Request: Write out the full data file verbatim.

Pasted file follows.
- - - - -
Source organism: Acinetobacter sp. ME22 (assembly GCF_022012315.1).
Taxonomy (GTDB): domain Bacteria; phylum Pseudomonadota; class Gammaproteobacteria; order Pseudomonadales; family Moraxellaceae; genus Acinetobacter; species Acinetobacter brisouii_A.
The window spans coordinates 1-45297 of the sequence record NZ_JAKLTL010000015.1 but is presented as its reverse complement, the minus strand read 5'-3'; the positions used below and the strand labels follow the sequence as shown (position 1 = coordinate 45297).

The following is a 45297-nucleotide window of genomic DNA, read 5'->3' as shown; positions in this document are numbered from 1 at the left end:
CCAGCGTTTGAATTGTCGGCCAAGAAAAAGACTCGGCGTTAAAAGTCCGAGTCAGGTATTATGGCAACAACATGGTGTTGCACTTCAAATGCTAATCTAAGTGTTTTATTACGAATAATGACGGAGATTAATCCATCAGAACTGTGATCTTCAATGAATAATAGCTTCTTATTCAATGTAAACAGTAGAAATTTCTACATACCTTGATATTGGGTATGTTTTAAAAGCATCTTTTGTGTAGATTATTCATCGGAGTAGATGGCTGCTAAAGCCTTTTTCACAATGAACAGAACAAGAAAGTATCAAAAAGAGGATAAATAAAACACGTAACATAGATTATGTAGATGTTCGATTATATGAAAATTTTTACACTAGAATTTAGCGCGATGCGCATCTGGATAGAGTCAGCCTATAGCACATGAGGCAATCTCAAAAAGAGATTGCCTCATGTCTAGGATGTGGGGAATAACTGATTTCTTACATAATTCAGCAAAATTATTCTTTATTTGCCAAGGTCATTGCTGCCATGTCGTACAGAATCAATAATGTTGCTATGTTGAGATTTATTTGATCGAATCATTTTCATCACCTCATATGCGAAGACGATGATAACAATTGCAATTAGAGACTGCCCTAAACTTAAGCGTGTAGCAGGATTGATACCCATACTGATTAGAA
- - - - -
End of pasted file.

Source organism: Acinetobacter sp. ME22 (assembly GCF_022012315.1).
Taxonomy (GTDB): domain Bacteria; phylum Pseudomonadota; class Gammaproteobacteria; order Pseudomonadales; family Moraxellaceae; genus Acinetobacter; species Acinetobacter brisouii_A.
The window spans coordinates 1-45297 of the sequence record NZ_JAKLTL010000015.1 but is presented as its reverse complement, the minus strand read 5'-3'; the positions used below and the strand labels follow the sequence as shown (position 1 = coordinate 45297).

The following is a 45297-nucleotide window of genomic DNA, read 5'->3' as shown; positions in this document are numbered from 1 at the left end:
CCAGCGTTTGAATTGTCGGCCAAGAAAAAGACTCGGCGTTAAAAGTCCGAGTCAGGTATTATGGCAACAACATGGTGTTGCACTTCAAATGCTAATCTAAGTGTTTTATTACGAATAATGACGGAGATTAATCCATCAGAACTGTGATCTTCAATGAATAATAGCTTCTTATTCAATGTAAACAGTAGAAATTTCTACATACCTTGATATTGGGTATGTTTTAAAAGCATCTTTTGTGTAGATTATTCATCGGAGTAGATGGCTGCTAAAGCCTTTTTCACAATGAACAGAACAAGAAAGTATCAAAAAGAGGATAAATAAAACACGTAACATAGATTATGTAGATGTTCGATTATATGAAAATTTTTACACTAGAATTTAGCGCGATGCGCATCTGGATAGAGTCAGCCTATAGCACATGAGGCAATCTCAAAAAGAGATTGCCTCATGTCTAGGATGTGGGGAATAACTGATTTCTTACATAATTCAGCAAAATTATTCTTTATTTGCCAAGGTCATTGCTGCCATGTCGTACAGAATCAATAATGTTGCTATGTTGAGATTTATTTGATCGAATCATTTTCATCACCTCATATGCGAAGACGATGATAACAATTGCAATTAGAGACTGCCCTAAACTTAAGCGTGTAGCAGGATTGATACCCATACTGATTAGAA